Monday, May 17, 2004

Elections in India

Miracles never cease to happen in India.
After a decade-long lay-off, the Congress, synonymous with the Nehru-Gandhi family, rode back to a position where it may be asked to steer the destinies of a billion people. In a convincing verdict, the world"s largest electorate inflicted a massive defeat on the country"s longest-lasting coalition of disparate political parties, the National Democratic Alliance headed by the Bharatiya Janata Party. It was an outcome that upset all calculations of pollsters and media pundits and one that went beyond Congress"s own expectations. It is now expected that Italian-born Sonia Gandhi, as leader of the party that won most seats in Parliament, would become India"s second woman prime minister. She will also be the fourth member of the Nehru family to occupy that office.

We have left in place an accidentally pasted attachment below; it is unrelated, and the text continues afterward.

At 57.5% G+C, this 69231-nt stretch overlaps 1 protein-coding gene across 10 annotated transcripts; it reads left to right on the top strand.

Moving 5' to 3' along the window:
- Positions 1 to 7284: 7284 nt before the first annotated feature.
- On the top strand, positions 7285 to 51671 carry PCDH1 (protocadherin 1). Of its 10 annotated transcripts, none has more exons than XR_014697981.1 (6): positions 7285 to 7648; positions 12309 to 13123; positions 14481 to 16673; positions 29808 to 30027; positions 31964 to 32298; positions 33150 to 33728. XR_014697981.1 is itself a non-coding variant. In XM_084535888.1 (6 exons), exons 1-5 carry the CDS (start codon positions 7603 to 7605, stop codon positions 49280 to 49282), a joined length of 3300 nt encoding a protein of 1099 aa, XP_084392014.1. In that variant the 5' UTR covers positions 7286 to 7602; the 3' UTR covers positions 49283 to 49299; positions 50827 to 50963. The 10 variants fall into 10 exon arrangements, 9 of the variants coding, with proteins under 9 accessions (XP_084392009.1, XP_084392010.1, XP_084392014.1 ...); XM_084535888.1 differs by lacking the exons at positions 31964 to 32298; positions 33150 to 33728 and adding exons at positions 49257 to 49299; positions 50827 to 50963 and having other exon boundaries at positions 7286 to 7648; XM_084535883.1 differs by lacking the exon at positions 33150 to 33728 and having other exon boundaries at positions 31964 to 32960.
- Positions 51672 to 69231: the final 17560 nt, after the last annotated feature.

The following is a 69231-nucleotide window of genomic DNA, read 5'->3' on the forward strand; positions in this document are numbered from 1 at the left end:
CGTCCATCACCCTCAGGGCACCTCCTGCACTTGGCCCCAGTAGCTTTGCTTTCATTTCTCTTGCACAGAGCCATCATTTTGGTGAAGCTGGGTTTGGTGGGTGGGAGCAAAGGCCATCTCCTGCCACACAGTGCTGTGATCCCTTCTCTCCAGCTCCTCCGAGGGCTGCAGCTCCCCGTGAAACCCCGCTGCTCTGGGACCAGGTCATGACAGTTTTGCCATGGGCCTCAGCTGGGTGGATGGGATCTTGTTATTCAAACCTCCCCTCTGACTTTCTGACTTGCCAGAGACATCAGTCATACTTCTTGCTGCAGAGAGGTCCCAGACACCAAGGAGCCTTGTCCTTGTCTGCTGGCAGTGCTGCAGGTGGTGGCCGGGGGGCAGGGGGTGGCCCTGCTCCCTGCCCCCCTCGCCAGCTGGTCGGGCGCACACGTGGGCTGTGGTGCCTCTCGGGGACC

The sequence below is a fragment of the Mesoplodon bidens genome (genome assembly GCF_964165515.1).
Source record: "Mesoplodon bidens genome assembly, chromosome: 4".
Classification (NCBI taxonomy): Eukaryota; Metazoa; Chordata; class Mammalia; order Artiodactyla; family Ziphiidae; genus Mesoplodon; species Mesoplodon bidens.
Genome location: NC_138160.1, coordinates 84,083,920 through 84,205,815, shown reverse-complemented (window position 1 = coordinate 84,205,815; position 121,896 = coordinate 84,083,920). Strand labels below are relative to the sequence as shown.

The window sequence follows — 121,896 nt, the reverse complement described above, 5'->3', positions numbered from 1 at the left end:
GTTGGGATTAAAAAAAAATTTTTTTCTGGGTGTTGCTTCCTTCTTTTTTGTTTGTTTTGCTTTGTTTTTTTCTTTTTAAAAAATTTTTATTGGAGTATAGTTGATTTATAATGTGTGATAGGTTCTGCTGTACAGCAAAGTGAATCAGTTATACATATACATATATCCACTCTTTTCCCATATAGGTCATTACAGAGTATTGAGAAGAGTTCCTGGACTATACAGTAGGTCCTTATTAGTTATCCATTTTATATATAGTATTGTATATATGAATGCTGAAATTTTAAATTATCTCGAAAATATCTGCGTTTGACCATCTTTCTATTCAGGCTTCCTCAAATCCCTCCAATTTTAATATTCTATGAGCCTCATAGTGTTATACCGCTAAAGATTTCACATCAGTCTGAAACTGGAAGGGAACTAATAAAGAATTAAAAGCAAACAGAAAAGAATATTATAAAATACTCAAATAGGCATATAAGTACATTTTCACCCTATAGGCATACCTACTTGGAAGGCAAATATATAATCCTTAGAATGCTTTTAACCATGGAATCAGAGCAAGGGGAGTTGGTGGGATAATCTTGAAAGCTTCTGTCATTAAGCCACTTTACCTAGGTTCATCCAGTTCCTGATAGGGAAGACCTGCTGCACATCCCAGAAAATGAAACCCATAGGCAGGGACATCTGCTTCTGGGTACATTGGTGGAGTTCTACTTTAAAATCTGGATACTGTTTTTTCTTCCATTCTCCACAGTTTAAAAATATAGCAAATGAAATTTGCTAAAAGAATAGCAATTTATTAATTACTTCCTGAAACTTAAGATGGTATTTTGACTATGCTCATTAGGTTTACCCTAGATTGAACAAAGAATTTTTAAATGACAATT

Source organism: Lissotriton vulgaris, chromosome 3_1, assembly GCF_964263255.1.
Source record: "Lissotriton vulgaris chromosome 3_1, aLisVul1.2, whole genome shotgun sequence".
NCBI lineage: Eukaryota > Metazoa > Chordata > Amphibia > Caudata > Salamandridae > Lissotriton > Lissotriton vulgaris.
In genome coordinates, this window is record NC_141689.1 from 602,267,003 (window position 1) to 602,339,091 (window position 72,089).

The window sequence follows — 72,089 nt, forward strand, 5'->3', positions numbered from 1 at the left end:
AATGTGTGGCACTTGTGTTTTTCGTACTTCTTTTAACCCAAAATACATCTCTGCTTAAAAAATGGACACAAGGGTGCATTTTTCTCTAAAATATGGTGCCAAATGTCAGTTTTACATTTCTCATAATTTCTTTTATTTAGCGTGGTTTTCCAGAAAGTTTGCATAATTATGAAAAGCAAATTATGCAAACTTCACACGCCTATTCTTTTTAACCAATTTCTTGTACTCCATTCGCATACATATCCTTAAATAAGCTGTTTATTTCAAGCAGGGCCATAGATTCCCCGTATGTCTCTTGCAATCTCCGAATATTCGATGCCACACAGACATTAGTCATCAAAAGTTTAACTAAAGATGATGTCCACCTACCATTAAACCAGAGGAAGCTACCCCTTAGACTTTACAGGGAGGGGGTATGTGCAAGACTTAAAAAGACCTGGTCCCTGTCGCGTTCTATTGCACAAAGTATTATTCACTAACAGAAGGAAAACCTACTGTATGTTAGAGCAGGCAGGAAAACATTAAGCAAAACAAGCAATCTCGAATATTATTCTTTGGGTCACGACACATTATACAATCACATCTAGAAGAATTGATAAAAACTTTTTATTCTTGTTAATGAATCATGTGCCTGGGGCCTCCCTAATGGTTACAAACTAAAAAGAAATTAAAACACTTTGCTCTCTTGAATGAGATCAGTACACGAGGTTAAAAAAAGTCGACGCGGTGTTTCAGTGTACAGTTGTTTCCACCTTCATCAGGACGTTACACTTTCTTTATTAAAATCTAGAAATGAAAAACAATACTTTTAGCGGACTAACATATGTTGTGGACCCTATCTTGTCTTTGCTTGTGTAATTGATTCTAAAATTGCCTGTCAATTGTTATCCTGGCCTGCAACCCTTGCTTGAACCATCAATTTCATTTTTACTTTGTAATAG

The results have brought doubtful relief to President Abdul Kalam whose task it will be, in the face of a hung parliament, to determine the tenability of clashing claims emanating from a welter of political formations welded on the spur of the moment to add up to the magical figure of 272 MPs in a house of 543 members. A day before the results, several scribes worked overtime to remind the President of his constitutional obligations in the event of a badly fractured verdict. Their recommendations ranged from calling the leader of the largest single party to inviting the leader of the largest single coalition of parties forged before the elections. But that has not worked in 1996 when President Shankar Dayal Sharma invited the Bharatiya Janata Party to form government. That government lasted only 13 days.

If media experts are to be believed, it is what they call the anti-incumbency factor that brought back the mothballed Congress warhorse into reckoning. This logic does not, however, adequately explain how the Marxists have managed to remain in office for nearly a quarter century in West Bengal or how the Congress Party itself headed by Jawaharlal Nehru and after him his daughter had an uninterrupted run of power at the center from 1947 to 1977. Even the man and wife duo of Laloo Prasad Yadav and Rabri Devi in the state of Bihar have kept anti-incumbency at bay for the last 13 years. Voters are not children who get tired of the same toy and howl for a new one.